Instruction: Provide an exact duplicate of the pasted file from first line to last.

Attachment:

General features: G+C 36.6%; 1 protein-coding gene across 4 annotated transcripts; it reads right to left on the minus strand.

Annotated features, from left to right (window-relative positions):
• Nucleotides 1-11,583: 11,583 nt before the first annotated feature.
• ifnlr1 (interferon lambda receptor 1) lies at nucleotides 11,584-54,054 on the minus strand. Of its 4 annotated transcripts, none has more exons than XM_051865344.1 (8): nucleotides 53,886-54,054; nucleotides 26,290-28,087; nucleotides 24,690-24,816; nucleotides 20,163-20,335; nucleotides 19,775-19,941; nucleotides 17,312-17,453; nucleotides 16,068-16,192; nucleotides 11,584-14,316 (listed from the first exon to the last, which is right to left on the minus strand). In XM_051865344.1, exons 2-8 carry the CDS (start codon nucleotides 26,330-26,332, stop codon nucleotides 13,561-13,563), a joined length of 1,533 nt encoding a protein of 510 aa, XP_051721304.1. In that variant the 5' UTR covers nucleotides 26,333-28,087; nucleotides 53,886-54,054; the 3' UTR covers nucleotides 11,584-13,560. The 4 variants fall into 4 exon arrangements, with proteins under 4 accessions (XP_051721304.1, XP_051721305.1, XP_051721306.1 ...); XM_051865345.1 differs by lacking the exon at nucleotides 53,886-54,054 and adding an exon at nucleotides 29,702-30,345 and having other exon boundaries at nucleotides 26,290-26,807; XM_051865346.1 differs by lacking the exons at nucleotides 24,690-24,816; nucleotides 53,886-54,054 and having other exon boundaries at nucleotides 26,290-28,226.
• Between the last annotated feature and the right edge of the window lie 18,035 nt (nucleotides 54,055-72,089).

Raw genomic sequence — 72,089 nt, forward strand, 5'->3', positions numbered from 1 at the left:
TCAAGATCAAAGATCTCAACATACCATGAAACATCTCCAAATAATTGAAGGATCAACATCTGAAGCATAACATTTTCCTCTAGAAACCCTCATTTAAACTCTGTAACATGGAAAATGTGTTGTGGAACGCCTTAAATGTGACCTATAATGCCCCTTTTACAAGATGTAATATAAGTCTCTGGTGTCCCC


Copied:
General features: G+C 36.6%; 1 protein-coding gene across 4 annotated transcripts; it reads right to left on the minus strand.

Annotated features, from left to right (window-relative positions):
• Nucleotides 1-11,583: 11,583 nt before the first annotated feature.
• ifnlr1 (interferon lambda receptor 1) lies at nucleotides 11,584-54,054 on the minus strand. Of its 4 annotated transcripts, none has more exons than XM_051865344.1 (8): nucleotides 53,886-54,054; nucleotides 26,290-28,087; nucleotides 24,690-24,816; nucleotides 20,163-20,335; nucleotides 19,775-19,941; nucleotides 17,312-17,453; nucleotides 16,068-16,192; nucleotides 11,584-14,316 (listed from the first exon to the last, which is right to left on the minus strand). In XM_051865344.1, exons 2-8 carry the CDS (start codon nucleotides 26,330-26,332, stop codon nucleotides 13,561-13,563), a joined length of 1,533 nt encoding a protein of 510 aa, XP_051721304.1. In that variant the 5' UTR covers nucleotides 26,333-28,087; nucleotides 53,886-54,054; the 3' UTR covers nucleotides 11,584-13,560. The 4 variants fall into 4 exon arrangements, with proteins under 4 accessions (XP_051721304.1, XP_051721305.1, XP_051721306.1 ...); XM_051865345.1 differs by lacking the exon at nucleotides 53,886-54,054 and adding an exon at nucleotides 29,702-30,345 and having other exon boundaries at nucleotides 26,290-26,807; XM_051865346.1 differs by lacking the exons at nucleotides 24,690-24,816; nucleotides 53,886-54,054 and having other exon boundaries at nucleotides 26,290-28,226.
• Between the last annotated feature and the right edge of the window lie 18,035 nt (nucleotides 54,055-72,089).

Raw genomic sequence — 72,089 nt, forward strand, 5'->3', positions numbered from 1 at the left:
TCAAGATCAAAGATCTCAACATACCATGAAACATCTCCAAATAATTGAAGGATCAACATCTGAAGCATAACATTTTCCTCTAGAAACCCTCATTTAAACTCTGTAACATGGAAAATGTGTTGTGGAACGCCTTAAATGTGACCTATAATGCCCCTTTTACAAGATGTAATATAAGTCTCTGGTGTCCCC